The Air at the Top of the Bottle

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The Local Circles of Sorcerors and Wizards Were Pleasant Enough

October 27th, 2014 · 2 Comments

For Halloween, an appropriate illustration by Frank C. Papé.  It’s taken from the 1929 edition of Something About Eve, by James Branch Cabell.  Please click on it to savor the details.

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(Posted by Doug Skinner)

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Happy Allais Day

October 20th, 2014 · No Comments

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Today is Alphonse Allais’s birthday: if he were alive today, he would be 160, which sounds unlikely.  To mark the occasion, here’s a photo of UK poet Edith Doove enjoying the now rare first volume of my translation of Allais’s Captain Cap.  The collected Cap, as well as my recently released translation of Allais’s plays, is available from Black Scat Books.  Happy birthday, Alphonse!

(Posted by Doug Skinner)

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More Happy Readers

October 10th, 2014 · 1 Comment

The book blog “Wuthering Expectations” has published a nice review of the Selected Plays of Alphonse Allais.  You can read it here.

And you can purchase the volume here.

Norman Conquest, of Black Scat Books, has also passed along more photos of happy readers.

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(Posted by Doug Skinner)

→ 1 CommentTags: Alphonse Allais · Books

Divination by the Book of Proverbs

October 6th, 2014 · 3 Comments

One of my insomnia books recently has been The Queer, the Quaint, and the Quizzical: A Cabinet for the Curious, by Frank H. Stauffer.  It’s a compendium of odd facts, superstitions, linguistic curiosities, and folklore, published by David McKay in 1882.  Stauffer, according to what I could find, was a journalist and children’s author; with this book, he promised “Strange customs, cranks and freaks, With philosophy in streaks.”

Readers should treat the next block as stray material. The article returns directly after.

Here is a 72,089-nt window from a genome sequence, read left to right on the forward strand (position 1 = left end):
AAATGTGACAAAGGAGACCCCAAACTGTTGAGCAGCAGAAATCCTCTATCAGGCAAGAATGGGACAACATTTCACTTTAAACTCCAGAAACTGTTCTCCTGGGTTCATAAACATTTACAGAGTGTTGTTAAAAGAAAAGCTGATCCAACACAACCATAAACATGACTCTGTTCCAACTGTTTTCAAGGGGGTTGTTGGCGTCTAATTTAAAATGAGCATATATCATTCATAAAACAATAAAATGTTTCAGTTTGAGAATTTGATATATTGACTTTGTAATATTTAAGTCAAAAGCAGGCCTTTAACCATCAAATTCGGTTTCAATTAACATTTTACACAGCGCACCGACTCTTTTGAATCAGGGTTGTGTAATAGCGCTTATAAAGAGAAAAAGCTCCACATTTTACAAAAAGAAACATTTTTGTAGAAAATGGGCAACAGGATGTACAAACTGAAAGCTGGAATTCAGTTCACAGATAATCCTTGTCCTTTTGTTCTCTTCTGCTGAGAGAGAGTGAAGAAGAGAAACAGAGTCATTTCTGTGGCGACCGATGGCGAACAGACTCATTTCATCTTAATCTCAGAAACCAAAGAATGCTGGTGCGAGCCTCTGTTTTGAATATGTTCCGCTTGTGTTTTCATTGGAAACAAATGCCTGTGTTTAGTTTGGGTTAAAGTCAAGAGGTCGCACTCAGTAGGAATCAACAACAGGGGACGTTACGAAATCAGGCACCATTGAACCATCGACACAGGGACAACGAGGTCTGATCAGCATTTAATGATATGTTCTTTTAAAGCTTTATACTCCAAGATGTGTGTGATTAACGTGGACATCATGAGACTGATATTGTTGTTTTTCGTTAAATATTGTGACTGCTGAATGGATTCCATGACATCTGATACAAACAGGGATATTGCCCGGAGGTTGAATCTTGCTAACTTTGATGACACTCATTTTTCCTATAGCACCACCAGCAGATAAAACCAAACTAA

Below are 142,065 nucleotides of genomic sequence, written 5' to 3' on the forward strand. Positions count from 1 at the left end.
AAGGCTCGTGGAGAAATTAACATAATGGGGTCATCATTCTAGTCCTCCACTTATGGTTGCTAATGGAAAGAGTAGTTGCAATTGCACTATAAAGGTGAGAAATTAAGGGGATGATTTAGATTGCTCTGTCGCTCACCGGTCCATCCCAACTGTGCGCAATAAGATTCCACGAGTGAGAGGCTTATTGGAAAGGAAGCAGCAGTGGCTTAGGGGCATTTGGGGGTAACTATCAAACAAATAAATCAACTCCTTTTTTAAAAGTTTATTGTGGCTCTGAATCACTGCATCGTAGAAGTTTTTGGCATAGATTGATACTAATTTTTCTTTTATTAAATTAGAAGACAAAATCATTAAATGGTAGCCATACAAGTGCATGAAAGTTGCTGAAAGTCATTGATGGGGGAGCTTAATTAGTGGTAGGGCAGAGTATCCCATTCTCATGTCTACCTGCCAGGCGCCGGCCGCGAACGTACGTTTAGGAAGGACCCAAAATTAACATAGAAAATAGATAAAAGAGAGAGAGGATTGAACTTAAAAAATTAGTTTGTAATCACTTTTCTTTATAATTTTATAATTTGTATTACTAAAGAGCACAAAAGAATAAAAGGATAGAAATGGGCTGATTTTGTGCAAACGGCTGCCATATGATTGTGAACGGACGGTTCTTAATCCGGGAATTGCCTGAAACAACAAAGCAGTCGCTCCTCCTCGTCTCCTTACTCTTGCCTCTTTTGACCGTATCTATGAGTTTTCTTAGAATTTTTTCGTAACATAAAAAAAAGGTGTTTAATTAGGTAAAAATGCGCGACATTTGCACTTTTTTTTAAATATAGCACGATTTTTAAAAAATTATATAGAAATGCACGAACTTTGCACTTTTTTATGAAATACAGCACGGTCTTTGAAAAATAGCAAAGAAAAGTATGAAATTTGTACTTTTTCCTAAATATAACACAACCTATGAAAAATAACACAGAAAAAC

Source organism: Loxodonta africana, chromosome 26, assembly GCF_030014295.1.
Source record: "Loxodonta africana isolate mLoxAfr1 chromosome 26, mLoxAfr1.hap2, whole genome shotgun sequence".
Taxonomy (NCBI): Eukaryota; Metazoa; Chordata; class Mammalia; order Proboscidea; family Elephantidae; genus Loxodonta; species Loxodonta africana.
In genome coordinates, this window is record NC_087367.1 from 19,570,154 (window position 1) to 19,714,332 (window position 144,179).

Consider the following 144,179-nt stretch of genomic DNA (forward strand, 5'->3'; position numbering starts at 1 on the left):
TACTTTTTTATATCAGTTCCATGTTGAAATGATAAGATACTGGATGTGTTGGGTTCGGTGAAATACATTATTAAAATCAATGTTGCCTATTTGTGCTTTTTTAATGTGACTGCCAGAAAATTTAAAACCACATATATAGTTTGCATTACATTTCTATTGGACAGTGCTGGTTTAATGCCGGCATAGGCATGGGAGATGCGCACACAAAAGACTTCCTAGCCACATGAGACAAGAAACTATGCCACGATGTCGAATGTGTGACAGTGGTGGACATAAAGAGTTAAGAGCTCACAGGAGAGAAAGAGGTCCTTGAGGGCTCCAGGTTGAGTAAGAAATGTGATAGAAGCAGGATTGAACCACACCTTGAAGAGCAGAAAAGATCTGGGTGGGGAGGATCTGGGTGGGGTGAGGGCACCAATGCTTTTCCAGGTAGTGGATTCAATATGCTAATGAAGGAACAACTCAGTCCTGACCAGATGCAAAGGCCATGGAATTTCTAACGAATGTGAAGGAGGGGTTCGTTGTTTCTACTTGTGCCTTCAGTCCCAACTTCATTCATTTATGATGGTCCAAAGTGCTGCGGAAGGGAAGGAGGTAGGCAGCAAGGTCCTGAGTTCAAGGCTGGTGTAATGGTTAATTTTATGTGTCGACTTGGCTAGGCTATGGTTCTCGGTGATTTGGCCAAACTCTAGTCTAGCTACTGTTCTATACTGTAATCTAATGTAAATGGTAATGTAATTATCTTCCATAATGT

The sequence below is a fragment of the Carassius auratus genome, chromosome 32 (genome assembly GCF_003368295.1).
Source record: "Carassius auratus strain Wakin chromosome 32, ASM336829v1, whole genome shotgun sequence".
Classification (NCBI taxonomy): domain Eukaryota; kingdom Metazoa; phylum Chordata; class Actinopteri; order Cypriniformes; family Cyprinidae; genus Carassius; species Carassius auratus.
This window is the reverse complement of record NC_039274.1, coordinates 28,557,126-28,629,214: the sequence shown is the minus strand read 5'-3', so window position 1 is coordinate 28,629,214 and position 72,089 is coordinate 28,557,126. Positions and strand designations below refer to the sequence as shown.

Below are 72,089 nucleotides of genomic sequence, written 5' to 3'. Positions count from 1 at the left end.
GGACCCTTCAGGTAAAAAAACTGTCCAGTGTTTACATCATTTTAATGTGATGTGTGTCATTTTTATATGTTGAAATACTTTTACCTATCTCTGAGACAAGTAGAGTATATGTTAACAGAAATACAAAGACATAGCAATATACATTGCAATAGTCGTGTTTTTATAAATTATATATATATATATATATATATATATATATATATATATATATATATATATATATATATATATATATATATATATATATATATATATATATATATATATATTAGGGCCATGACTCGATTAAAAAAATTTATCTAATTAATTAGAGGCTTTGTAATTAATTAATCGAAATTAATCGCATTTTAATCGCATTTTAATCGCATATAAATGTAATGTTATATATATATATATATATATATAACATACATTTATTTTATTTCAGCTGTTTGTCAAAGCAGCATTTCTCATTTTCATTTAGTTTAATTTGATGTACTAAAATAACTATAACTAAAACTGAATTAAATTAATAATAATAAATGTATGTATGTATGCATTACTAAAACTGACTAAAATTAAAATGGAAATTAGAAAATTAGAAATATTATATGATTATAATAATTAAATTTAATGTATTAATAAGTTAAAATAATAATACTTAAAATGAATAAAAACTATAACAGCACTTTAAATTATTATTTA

Among its revelations was the following method of divination from the Book of Proverbs:

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I’d heard of other methods of bibliomancy, but this was new to me.  I turned to my Bible and found the 31st chapter of Proverbs.  I was born on January 7th, so I read the 7th verse: “Let him drink, and forget his poverty, and remember his misery no more.”  That doesn’t sound very promising.  Maybe yours will be better.

(Posted by Doug Skinner)

→ 3 CommentsTags: Books · Education

Rokfogo: The Mysterious Pre-Deluge Art of Richard S. Shaver (Volume 2)

September 26th, 2014 · No Comments

Richard Toronto has written the definitive work on the artwork of Richard Shaver, in two volumes, with over 300 illustrations.  I wrote the introduction for the second volume, linking Shaver’s preoccupation with stones and pareidolia to the long tradition of scrying and lithomancy.  You can find it on Amazon.  Here’s Toronto’s description: